Story: Hauraki–Coromandel region
Page 13 – Sport and culture
Young, fit gold miners in Hauraki–Coromandel played rugby union from the 1880s. By the turn of the century the sport was organised in the Ōhinemuri district, with a ‘Goldfields’ rugby union established at Waihī in 1896 and a Paeroa union in 1902.
The Thames Valley Rugby Football Union was founded in 1921, with the unification of the Paeroa, Piako, Waihī and Hauraki Plains unions. Thames did not permanently join the Valley Union until 1951. In the early 2000s the senior team, appropriately named the Swamp Foxes, played in the National Provincial Competition. It won the third division title in 1988, 1990 and 1995, and in 2010 was in the Heartland Championship.
The growing popularity with summer visitors of Coromandel’s east coast surf beaches has given rise to a sport and an invaluable community service. Whangamatā, Tairua, Pāuanui and Hot Water Beach have surf lifesaving clubs that patrol at holiday time.
Māori introduced horse racing to Thames in the 1850s. They helped establish the Thames Jockey Club in 1880 and participated in race meets throughout Hauraki into the 20th century. The New Year’s meet at the Parawai Racecourse has been a highlight of Thames’s sporting and social calendar ever since.
The Ohinemuri Jockey Club was formed at Paeroa in 1876, only one year after the goldfields opened. The coming of the railway 30 years later enabled thousands of punters from Auckland and Hamilton to attend fixtures at Paeroa.
Racing began at Waihī in 1894, in McRae’s paddock between Seddon Street and the railway station.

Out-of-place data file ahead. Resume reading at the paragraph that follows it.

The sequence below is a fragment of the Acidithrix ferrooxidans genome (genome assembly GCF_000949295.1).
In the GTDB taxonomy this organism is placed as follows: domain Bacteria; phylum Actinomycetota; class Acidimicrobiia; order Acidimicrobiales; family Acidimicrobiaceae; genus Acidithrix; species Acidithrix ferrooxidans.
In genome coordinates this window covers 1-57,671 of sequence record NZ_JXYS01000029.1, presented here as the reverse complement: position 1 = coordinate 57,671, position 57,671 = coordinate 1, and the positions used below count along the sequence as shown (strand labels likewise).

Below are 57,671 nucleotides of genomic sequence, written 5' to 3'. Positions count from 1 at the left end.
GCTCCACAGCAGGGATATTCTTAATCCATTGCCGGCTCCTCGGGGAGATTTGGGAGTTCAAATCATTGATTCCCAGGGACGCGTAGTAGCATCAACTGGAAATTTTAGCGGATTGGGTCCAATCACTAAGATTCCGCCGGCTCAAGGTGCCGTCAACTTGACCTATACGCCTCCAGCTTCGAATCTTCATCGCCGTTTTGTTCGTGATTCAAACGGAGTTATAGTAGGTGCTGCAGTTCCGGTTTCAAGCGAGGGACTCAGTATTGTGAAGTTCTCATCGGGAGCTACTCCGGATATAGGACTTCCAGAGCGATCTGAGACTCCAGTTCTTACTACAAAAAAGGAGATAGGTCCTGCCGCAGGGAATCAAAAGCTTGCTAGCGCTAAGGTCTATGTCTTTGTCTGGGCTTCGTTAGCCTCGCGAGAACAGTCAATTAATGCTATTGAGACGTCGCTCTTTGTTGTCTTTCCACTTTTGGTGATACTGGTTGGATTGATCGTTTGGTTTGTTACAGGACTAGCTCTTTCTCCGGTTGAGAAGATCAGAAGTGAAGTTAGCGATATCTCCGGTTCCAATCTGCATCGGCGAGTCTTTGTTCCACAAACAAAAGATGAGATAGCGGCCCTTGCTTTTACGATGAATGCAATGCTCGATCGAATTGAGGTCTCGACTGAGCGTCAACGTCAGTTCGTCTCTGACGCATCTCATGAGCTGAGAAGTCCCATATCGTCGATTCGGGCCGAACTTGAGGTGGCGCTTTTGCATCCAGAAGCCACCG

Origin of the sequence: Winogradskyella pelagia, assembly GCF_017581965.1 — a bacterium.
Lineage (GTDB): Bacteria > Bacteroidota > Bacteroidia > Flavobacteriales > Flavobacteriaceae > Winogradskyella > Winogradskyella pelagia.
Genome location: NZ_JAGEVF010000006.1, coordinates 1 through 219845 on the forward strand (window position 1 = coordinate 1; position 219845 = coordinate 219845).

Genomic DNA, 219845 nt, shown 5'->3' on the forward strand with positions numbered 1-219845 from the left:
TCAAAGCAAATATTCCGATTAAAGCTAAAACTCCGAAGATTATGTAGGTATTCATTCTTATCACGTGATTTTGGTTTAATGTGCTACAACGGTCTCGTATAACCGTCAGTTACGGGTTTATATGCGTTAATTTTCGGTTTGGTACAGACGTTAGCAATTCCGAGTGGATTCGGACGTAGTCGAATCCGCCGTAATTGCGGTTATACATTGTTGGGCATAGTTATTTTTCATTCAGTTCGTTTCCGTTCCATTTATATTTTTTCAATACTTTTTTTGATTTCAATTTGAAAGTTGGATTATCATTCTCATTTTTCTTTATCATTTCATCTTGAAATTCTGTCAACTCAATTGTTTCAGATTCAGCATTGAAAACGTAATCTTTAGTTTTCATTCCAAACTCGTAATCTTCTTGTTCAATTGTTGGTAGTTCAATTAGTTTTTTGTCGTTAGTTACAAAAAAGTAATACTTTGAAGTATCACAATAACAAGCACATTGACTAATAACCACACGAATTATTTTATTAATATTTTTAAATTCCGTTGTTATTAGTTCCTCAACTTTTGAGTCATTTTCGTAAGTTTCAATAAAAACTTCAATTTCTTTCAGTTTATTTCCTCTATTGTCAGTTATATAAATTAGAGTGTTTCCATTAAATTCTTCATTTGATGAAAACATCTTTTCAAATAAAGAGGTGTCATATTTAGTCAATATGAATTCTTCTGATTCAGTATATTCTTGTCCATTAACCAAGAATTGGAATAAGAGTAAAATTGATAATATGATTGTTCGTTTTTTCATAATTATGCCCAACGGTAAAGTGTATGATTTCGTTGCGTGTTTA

A big swim
Bernard Freyberg was a champion swimmer as well as a distinguished soldier. In 1912, aged 22, he swam down the Waihou River from Te Aroha to Paeroa in 10 hours, apparently emerging almost blue.
The Hauraki regiment was founded in 1898. Sergeant Major George Bradford of the regiment was the first New Zealand soldier to die in an overseas war: in South Africa in 1899. The military career of Bernard Freyberg, future commander of the New Zealand forces in the Second World War, began in the Hauraki regiment.
Thames-born Keith Park, who served with the British Royal Air Force, played a leading role in the Battle of Britain. Since 1999 the Hauraki regiment has been the 6th Hauraki battalion group, a unit of the New Zealand Army Reserve (a territorial force), with headquarters in Tauranga.
Writers and artists
Peninsula towns such as Coromandel and Whitianga have long attracted writers, artists and craftspeople such as Eric Lee-Johnson, Rei Hamon, Michael Smither, potters Barry Brickell and Helen Mason, historian Michael King and many others.
Fay Weldon’s autobiographical memoir Auto da fay (2002) evokes the holiday-time Coromandel of the 1940s.
The books of Veronica Black, Catherine Delahunty, Ann Bale, John Grainger and E. H. Audley bring to life Coromandel’s past. Many, shocked by the toll of extractive industries all around them, became environmentalists.
Since the 1960s smaller, uneconomic blocks have attracted ventures in alternative living. In 2010 Wilderland, Mahana, Karuna Falls and Havalona intentional communities continue to function. These communities have helped to reverse rural depopulation and to promote sustainable resource use.
Settler history is kept alive by historical societies at Thames, Paeroa, Whitianga, Waihī and Ngātea, and by heritage groups dedicated to projects such as the Goldfields Railway and Victoria Battery restoration.
The investigation and hearing of Hauraki claims before the Waitangi Tribunal did much to revitalise Māori communities in Hauraki in the 1990s and early 2000s. Hauraki Māori have marae at Harataunga, Manaia, Whitianga, Whangamatā, Mataora, Waihī, Paeroa, Kerepehi, Kōpū and Kaiaua.
The late Pakariki Harrison of Harataunga was a leading Māori carver of his generation.